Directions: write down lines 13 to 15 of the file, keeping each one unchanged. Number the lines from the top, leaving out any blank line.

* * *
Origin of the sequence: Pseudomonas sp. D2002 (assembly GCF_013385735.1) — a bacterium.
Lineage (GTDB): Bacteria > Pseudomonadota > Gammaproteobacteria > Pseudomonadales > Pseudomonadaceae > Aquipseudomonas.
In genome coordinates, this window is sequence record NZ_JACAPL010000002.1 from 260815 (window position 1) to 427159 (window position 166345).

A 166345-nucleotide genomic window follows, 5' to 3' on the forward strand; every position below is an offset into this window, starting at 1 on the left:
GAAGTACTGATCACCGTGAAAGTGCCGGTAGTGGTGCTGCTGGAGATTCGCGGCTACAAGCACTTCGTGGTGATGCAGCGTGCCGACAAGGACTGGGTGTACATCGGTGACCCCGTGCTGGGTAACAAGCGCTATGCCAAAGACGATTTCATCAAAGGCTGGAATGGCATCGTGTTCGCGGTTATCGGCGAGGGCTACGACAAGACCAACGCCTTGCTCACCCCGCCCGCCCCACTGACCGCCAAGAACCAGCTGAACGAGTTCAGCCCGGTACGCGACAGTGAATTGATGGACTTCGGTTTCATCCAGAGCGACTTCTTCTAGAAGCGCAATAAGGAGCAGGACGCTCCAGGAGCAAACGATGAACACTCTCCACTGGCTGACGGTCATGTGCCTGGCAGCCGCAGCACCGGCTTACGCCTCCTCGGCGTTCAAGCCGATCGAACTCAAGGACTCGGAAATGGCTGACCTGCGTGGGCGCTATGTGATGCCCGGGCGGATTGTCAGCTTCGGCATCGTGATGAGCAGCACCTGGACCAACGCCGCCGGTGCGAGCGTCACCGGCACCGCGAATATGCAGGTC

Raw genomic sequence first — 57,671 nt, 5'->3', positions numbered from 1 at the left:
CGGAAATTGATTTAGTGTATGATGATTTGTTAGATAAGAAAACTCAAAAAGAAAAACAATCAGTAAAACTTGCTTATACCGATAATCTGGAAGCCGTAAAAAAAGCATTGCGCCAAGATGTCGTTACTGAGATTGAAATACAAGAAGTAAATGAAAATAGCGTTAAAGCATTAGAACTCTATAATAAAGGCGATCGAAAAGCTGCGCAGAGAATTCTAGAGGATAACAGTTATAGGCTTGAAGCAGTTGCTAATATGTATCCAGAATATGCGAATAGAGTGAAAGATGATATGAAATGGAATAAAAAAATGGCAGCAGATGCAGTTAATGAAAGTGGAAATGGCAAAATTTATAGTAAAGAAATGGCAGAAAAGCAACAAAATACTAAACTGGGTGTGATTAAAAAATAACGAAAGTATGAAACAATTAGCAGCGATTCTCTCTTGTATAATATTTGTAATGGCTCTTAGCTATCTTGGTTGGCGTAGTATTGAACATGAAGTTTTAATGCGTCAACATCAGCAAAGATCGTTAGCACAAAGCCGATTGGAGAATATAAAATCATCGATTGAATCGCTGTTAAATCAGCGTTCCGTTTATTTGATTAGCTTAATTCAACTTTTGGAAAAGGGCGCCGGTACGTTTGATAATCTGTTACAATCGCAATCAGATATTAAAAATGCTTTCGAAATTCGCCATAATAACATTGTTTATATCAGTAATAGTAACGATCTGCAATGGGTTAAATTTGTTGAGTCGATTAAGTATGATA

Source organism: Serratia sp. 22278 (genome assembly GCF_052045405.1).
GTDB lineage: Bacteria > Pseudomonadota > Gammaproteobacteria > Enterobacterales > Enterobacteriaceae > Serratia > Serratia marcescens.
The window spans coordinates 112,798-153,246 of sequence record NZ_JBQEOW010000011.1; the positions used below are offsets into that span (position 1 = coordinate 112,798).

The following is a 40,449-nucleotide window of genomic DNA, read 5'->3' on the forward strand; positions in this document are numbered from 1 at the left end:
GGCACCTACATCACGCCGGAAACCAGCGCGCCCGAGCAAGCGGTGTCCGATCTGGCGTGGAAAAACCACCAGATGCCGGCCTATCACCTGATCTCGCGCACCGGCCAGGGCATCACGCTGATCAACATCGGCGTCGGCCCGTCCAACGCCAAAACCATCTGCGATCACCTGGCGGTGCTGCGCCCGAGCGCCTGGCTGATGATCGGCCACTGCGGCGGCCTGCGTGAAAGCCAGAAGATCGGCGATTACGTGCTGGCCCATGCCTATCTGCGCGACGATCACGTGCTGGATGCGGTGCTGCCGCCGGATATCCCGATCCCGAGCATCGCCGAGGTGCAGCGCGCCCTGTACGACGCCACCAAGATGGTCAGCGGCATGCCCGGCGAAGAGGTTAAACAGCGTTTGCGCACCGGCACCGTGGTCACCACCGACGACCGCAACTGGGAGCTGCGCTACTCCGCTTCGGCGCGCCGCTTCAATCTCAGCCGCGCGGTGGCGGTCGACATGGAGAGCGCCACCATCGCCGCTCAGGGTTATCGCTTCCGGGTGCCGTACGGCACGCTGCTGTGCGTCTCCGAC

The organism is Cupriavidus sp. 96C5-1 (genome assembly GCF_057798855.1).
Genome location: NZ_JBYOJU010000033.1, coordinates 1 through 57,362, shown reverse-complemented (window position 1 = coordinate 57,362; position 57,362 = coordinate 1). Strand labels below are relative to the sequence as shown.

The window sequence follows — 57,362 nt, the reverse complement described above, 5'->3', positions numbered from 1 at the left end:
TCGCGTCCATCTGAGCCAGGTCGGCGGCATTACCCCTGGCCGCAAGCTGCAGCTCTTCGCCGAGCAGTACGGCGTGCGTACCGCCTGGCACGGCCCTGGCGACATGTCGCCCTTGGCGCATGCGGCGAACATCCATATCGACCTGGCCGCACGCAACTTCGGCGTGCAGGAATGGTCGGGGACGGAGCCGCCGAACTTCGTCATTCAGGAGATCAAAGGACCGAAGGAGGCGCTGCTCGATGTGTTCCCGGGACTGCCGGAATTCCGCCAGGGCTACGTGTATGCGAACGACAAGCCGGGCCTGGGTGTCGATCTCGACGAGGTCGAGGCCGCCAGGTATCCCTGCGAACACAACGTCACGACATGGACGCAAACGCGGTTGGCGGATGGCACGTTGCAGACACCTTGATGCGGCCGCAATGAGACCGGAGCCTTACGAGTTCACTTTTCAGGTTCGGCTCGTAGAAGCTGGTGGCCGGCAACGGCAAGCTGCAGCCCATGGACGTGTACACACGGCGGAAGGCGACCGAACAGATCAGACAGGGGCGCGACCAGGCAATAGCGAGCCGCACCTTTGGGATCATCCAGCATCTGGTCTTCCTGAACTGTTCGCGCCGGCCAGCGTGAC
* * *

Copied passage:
The organism is Cupriavidus sp. 96C5-1 (genome assembly GCF_057798855.1).
Genome location: NZ_JBYOJU010000033.1, coordinates 1 through 57,362, shown reverse-complemented (window position 1 = coordinate 57,362; position 57,362 = coordinate 1). Strand labels below are relative to the sequence as shown.

The window sequence follows — 57,362 nt, the reverse complement described above, 5'->3', positions numbered from 1 at the left end: